This led me to treat less severe patients with baclofen from the start of their alcohol withdrawal and I saw the same very beneficial effect. I generally added mirtazapine 30mg nocte to assist the patient to sleep, usually a major problem during alcohol withdrawal.
Many of my patients had previously experienced alcohol withdrawal with diazepam alone so were well placed to compare it with new experience of a baclofen assisted withdrawal. They were very positive and described feeling “surprisingly well” with far fewer cravings. It was particularly noticeable to them on day 2 when they were normally at their worst. By day 3 they were generally ready for home, having stopped needing diazepam the day before. The overall requirement for diazepam was modest and short lived and the patients were not craving alcohol as they usually did during withdrawal or once the diazepam stopped.
Like the patients in the study, my patients also had no side effects from the baclofen when started directly at 10mg three times daily. This rapid initiation of baclofen at is in contrast to the usual Ameisen regime where baclofen needs to be started very slowly to avoid side effects. Was it simply that these patients in acute alcohol withdrawal didn’t notice the side effects of baclofen amidst the unpleasant symptoms of withdrawal? No – these patients felt and looked really well.
Once the withdrawal was over, my patients were discharged on baclofen 10mg three times daily if they wanted to continue baclofen to stop them relapsing into drinking. Some patients still had significant alcohol cravings during the withdrawal and I would increase the baclofen dose directly from 10mg tds to 20mg tds on the 3rd day and discharge them on this dose. Mirtazepine was generally continued to ensure good sleep. The next review was as an outpatient 2-3 days after discharge. If the discharge
dose of baclofen was not sufficient, it was increased over the following weeks until there was good control of cravings.
Essentially, a baclofen assisted withdrawal replaces the slow initiation phase of the classic Ameisen regime in getting the patient to a dose of 10mg three times daily. The next phase, the rapid upward titration phase is the same for both approaches.
While a baclofen assisted withdrawal seems attractive because it’s faster initially, it’s not the better approach. Many patients will not reach their treatment dose of baclofen for weeks or even months after the baclofen assisted withdrawal. This can be a very difficult phase because they struggle to maintain control of cravings and drinking until then.
However it can work for patients who are determined to quit and stop alcohol abruptly or who present in withdrawal and for others whose lives are in immediate danger if they drink again eg after a bout of pancreatitis. Some patients will be able to keep their alcohol intake under control until their cravings go but others will have repeated relapses until the baclofen dose is high enough to give them good control of cravings.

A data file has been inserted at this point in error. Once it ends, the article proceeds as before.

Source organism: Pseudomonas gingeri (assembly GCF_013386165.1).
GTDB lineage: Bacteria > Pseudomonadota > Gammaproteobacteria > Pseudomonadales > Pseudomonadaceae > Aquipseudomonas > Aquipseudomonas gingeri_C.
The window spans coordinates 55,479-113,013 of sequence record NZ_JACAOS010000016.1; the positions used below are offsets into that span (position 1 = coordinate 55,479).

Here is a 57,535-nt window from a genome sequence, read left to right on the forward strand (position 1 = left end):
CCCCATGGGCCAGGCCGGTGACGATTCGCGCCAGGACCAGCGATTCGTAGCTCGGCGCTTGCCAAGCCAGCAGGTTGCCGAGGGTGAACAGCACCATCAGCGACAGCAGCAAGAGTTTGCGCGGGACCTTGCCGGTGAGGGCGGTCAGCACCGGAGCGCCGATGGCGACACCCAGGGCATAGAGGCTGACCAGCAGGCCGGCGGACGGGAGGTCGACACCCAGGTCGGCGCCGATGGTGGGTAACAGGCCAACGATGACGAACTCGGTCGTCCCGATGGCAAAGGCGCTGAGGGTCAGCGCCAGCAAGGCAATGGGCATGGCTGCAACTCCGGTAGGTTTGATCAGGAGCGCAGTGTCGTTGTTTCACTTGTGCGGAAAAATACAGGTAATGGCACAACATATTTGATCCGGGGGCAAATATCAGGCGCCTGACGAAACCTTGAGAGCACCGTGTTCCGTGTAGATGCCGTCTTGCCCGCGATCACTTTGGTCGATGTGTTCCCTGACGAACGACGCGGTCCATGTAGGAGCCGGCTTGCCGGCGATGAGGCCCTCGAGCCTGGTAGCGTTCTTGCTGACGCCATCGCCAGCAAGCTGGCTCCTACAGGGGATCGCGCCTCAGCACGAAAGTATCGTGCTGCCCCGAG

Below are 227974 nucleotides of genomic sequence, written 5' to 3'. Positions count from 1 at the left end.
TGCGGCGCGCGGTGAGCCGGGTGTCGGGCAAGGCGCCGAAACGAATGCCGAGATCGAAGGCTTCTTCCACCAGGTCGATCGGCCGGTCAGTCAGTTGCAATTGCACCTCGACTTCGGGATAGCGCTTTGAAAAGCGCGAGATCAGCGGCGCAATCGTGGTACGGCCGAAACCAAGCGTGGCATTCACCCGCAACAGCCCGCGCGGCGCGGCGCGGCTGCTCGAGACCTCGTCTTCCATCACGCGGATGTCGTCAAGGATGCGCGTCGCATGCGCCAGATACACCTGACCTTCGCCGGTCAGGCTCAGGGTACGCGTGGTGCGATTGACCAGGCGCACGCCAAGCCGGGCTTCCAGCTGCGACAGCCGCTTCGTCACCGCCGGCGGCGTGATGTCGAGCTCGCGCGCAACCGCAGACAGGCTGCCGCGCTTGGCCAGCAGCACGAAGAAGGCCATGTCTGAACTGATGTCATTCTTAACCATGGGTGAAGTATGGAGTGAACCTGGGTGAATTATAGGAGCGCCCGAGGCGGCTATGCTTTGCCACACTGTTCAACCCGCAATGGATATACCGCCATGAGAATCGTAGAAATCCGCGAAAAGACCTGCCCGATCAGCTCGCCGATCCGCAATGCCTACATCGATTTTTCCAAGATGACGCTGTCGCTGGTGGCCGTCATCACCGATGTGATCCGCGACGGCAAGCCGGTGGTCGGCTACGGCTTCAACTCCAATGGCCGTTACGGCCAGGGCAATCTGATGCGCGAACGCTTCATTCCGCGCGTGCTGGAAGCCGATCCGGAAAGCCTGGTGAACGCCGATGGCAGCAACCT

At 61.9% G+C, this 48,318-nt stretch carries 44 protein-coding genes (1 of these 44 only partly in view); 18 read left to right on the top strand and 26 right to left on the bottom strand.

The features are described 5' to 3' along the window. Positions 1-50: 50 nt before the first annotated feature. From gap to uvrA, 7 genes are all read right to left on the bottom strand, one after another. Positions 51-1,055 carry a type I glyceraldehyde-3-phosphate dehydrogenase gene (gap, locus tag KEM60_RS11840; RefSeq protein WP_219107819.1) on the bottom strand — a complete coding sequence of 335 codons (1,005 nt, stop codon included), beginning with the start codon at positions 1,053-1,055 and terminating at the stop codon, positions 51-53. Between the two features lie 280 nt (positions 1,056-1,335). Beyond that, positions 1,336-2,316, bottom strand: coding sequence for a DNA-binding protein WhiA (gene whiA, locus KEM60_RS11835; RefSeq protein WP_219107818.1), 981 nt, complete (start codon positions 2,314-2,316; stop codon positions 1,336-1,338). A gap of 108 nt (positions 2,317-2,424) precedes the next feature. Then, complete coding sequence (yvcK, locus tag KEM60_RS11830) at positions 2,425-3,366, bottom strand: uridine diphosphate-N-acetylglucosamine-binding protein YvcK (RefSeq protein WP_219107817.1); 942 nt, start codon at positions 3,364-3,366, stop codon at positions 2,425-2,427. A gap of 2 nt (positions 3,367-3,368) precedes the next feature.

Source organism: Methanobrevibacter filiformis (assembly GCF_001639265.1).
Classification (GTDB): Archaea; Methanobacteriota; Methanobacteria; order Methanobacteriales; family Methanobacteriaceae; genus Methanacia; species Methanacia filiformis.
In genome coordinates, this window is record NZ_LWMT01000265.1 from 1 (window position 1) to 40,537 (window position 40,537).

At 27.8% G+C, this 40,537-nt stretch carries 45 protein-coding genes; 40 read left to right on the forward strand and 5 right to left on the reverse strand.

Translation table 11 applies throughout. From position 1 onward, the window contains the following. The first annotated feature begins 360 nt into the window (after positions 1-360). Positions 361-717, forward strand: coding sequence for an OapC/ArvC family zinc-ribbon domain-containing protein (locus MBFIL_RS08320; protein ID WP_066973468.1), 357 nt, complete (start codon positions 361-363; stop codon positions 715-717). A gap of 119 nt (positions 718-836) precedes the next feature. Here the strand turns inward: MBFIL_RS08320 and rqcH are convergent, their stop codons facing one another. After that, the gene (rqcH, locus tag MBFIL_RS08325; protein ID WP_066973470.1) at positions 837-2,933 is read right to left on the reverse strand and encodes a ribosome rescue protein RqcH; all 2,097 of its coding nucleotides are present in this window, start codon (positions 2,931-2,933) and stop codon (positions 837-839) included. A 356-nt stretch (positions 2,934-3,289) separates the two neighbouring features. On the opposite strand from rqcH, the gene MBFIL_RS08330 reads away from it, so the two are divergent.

For most patients, the classic Ameisen regime is preferred, especially in a general practice setting. The analogy of the hare and the tortoise is useful – the slower, steadier tortoise reaches the finishing line faster than the impatient hare.
However this does not detract from the utility of baclofen assisted withdrawal in itself. The simple addition of baclofen makes alcohol withdrawal safer and shorter, whatever the plans for ongoing treatment are.
SECTION 4: Options for baclofen assisted withdrawal in Perth:
- In hospital –alcohol detox is not offered as an inpatient service per se but it often happens when alcohol dependent patients are admitted to hospital for a medical or surgical reason. This causes an abrupt cessation of alcohol intake followed by acute withdrawal. It makes sense to be using baclofen in these circumstances because the milder, shorter withdrawal will benefit patient and staff alike. This is a work in progress for me within the hospital system.
- In the Salvation Army Drug and Alcohol facilities: The Bridge Program. This should be more widely available over 2016 and beyond as the Salvos start to use baclofen at Bridge House and expand their services to provide medicalised detoxes.
- In General Practice- a Baclofen assisted alcohol withdrawal would be suitable for patients who could safely undergo a home detoxification. This could be done by a GP over a Monday to Thursday if there is a suitable support person at home.
- Home Detox Services: DAWN and ADIS. In these services, the GP prescribes the medications for withdrawal, which could include baclofen, and these services provide assistance to the patient. DAWN provides home visits and support during detox and ADIS provides phone support.